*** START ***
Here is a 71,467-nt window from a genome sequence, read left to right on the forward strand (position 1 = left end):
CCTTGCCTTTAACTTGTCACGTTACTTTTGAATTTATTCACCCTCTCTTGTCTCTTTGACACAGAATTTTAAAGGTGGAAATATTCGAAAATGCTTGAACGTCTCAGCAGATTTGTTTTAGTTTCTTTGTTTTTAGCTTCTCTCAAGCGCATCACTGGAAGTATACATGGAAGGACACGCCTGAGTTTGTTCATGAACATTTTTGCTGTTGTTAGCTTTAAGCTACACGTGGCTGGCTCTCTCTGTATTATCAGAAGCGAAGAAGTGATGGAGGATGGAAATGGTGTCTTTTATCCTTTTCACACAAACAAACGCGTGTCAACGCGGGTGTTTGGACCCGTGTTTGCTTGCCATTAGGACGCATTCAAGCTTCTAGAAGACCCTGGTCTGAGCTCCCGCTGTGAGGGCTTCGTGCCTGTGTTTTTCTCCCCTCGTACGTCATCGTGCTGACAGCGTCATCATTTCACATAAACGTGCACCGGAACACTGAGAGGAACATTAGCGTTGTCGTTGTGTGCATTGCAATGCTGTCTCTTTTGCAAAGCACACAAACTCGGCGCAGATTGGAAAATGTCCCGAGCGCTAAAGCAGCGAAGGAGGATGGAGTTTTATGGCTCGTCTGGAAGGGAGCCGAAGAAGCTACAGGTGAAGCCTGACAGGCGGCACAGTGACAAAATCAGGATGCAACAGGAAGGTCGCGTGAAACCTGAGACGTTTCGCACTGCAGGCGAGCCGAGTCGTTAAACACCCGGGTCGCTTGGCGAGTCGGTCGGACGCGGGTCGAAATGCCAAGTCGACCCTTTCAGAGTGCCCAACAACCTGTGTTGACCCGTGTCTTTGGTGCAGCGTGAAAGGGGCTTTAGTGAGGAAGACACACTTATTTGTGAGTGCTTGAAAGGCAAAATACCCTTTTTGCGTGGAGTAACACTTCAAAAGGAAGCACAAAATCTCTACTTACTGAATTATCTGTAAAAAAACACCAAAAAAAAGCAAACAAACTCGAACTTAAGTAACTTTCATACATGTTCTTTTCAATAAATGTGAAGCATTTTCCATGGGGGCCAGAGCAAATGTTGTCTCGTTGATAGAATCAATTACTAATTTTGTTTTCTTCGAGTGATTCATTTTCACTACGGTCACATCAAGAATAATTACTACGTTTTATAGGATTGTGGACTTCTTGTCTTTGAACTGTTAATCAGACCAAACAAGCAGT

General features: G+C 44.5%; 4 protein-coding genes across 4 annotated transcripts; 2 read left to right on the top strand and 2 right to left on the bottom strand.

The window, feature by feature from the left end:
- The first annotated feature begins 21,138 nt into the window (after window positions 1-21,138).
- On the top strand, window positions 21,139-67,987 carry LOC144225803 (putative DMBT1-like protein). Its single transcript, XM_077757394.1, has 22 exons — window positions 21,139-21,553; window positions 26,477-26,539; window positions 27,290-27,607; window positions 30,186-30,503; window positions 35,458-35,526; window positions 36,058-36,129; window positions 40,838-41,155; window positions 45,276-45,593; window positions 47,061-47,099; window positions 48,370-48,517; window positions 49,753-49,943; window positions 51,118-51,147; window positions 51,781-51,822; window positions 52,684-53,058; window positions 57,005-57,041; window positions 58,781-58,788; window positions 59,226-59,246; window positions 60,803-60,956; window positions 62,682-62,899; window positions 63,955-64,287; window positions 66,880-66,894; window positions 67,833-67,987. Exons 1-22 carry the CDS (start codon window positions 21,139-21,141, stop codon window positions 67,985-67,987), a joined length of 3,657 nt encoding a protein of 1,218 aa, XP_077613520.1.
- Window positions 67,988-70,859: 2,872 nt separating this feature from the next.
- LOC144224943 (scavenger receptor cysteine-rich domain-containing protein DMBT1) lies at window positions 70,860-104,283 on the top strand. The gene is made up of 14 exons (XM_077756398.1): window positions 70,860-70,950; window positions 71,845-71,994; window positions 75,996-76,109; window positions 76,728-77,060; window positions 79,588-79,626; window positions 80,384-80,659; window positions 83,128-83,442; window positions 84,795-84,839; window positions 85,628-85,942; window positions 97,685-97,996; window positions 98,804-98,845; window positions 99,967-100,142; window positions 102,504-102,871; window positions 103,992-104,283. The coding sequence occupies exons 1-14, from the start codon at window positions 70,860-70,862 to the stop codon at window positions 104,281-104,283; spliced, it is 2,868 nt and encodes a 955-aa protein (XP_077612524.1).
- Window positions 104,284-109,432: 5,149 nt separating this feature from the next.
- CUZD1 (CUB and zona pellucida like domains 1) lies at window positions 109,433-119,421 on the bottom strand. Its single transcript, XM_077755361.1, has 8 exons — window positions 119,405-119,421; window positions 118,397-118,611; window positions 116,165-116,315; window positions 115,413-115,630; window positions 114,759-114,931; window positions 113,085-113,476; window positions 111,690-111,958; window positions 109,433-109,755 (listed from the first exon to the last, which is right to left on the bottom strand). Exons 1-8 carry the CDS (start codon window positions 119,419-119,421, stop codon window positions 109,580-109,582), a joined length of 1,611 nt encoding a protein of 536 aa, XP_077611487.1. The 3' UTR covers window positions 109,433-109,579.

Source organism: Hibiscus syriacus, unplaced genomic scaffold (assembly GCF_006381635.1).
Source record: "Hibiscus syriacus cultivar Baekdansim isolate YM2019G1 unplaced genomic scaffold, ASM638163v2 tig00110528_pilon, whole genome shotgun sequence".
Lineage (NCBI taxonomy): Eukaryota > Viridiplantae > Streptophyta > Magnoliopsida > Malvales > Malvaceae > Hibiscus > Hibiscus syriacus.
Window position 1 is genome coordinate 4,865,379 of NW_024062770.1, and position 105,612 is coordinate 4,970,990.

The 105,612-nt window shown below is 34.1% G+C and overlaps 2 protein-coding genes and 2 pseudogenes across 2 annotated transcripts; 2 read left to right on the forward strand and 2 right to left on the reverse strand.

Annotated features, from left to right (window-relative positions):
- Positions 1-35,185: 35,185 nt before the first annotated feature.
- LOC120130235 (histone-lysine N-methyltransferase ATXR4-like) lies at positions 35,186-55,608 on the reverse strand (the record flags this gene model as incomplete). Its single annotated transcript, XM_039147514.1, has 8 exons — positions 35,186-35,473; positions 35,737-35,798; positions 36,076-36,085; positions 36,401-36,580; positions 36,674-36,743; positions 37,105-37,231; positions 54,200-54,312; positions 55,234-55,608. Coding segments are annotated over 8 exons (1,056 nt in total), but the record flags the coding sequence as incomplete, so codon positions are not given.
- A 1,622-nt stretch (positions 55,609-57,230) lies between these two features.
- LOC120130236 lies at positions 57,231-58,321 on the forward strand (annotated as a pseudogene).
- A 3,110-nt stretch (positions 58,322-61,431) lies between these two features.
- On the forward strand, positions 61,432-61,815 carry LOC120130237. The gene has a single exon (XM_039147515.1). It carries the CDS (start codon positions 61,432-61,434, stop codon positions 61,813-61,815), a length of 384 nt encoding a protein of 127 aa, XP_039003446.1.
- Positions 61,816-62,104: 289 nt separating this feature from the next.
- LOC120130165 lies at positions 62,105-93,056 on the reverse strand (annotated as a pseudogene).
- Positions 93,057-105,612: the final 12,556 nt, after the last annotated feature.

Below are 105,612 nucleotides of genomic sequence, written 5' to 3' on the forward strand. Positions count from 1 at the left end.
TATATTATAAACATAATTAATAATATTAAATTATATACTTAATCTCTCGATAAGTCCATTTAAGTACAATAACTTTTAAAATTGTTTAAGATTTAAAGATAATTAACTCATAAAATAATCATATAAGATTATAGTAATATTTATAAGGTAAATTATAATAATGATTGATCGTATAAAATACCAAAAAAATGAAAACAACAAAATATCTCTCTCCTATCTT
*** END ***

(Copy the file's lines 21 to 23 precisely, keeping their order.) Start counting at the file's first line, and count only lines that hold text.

- A 3,110-nt stretch (positions 58,322-61,431) lies between these two features.
- On the forward strand, positions 61,432-61,815 carry LOC120130237. The gene has a single exon (XM_039147515.1). It carries the CDS (start codon positions 61,432-61,434, stop codon positions 61,813-61,815), a length of 384 nt encoding a protein of 127 aa, XP_039003446.1.
- Positions 61,816-62,104: 289 nt separating this feature from the next.